What was the Fries Rebellion?

   The Fries Rebellion was an uprising in eastern Pennsylvania in 1799, led by John Fries (1764-1825). By act of July 14, 1798, Congress imposed a direct tax of $2,000,000, which was to be equitably apportioned among the various states and which was laid upon all dwelling houses and lands, and on slaves between the ages of 12 and 50. The value of the dwelling houses was to be determined on the basis of the size and number of Windows in these houses, and an impression thus got abroad that citizens who owned houses were being taxed for having Windows, the tax thus coming to be known in some communities as a "window tax." In the eastern counties of Pennsylvania (Northampton, Bucks, Montgomery, Lehigh and Berks), the large German element vigorously opposed the tax, and under the leadership of Fries, resisted by force (March, 1799) the Federal officers sent to measure Windows preparatory to assessing the owners of dwelling houses.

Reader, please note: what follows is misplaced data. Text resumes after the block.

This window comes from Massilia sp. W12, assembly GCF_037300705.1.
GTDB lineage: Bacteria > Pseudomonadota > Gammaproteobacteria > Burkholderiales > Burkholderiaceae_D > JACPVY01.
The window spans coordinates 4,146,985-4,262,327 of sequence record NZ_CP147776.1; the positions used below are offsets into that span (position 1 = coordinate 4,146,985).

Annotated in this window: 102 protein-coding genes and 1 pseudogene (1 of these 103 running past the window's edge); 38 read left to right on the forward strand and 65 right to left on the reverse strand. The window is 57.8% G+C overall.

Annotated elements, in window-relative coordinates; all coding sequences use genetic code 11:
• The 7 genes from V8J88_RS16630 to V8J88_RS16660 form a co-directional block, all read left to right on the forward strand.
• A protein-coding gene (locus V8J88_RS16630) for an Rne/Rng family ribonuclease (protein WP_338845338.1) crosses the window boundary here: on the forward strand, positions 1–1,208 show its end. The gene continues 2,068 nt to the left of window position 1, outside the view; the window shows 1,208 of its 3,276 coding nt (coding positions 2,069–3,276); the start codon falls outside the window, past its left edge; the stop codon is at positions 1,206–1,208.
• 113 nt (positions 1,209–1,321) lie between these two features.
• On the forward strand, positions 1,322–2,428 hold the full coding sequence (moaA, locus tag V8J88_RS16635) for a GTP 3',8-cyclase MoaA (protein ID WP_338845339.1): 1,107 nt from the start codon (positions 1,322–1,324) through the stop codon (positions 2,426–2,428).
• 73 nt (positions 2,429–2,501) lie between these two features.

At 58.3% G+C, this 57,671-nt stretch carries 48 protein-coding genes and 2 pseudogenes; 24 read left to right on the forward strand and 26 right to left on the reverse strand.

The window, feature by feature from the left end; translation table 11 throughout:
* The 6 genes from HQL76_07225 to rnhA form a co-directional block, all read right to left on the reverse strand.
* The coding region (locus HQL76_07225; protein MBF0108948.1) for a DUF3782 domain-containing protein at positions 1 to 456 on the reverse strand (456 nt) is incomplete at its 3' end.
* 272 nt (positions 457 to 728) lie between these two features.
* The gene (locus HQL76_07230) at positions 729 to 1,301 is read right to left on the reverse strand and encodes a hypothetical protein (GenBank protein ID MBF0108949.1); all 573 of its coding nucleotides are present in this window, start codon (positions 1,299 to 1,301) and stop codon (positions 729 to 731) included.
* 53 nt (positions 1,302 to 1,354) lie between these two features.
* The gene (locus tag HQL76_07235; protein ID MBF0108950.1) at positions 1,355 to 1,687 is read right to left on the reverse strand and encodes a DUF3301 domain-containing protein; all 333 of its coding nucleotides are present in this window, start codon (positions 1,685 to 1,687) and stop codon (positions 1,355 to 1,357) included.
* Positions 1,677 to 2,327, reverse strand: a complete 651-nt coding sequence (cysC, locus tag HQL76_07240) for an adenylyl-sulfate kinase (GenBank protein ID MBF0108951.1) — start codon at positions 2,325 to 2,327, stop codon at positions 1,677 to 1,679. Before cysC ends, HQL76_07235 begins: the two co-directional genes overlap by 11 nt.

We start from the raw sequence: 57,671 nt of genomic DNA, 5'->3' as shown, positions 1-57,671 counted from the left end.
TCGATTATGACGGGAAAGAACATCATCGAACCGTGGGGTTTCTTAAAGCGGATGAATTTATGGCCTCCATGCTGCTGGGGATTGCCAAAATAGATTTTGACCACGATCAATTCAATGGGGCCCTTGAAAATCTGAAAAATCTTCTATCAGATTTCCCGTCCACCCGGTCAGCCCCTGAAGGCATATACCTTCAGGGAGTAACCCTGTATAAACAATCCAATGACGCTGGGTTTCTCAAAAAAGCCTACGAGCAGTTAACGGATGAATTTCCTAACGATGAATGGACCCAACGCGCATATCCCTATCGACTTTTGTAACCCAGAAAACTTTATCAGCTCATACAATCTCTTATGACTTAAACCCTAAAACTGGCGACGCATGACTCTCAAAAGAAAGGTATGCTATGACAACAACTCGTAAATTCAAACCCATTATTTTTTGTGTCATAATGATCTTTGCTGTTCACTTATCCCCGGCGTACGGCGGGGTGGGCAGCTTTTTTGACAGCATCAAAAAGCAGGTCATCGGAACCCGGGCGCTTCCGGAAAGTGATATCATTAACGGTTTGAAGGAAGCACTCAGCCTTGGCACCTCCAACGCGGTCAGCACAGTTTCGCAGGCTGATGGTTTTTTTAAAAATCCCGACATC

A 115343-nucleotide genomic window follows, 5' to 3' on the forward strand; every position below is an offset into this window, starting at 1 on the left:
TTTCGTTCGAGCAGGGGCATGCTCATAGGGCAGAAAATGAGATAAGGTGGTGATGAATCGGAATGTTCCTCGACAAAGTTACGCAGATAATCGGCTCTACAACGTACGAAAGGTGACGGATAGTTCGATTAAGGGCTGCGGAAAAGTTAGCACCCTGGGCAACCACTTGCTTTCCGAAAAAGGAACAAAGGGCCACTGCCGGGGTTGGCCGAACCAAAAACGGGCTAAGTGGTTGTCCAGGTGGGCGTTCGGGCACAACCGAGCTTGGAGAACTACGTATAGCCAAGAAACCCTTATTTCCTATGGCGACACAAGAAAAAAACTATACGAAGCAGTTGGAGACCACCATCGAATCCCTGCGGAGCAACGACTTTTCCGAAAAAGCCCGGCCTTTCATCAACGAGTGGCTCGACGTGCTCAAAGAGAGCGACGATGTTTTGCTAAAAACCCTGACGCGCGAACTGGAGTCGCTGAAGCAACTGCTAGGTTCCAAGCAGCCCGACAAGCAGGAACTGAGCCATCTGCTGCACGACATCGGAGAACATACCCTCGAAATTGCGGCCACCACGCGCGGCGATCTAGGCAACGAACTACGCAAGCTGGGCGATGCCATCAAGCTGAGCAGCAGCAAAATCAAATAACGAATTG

Riots soon broke out; some 30 of the rioters were arrested; and at Bethlehem these arrested rioters were rescued by their associates led by Fries. President Adams issued a proclamation against the rioters, troops were called out, and the disturbances were quickly suppressed. Fries was arrested, was tried on a charge of treason—the first trial of the sort in the history of the United States—and was convicted (1799). A new trial, however, was granted, but in the following year Fries was again convicted and was sentenced to the gallows. It was partly for the high-handed manner in which Judge Chase conducted this trial that he was impeached by the House and tried before the Senate. Fries was pardoned by President Adams, and subsequently became a prosperous dealer in tinware in the city of Philadelphia.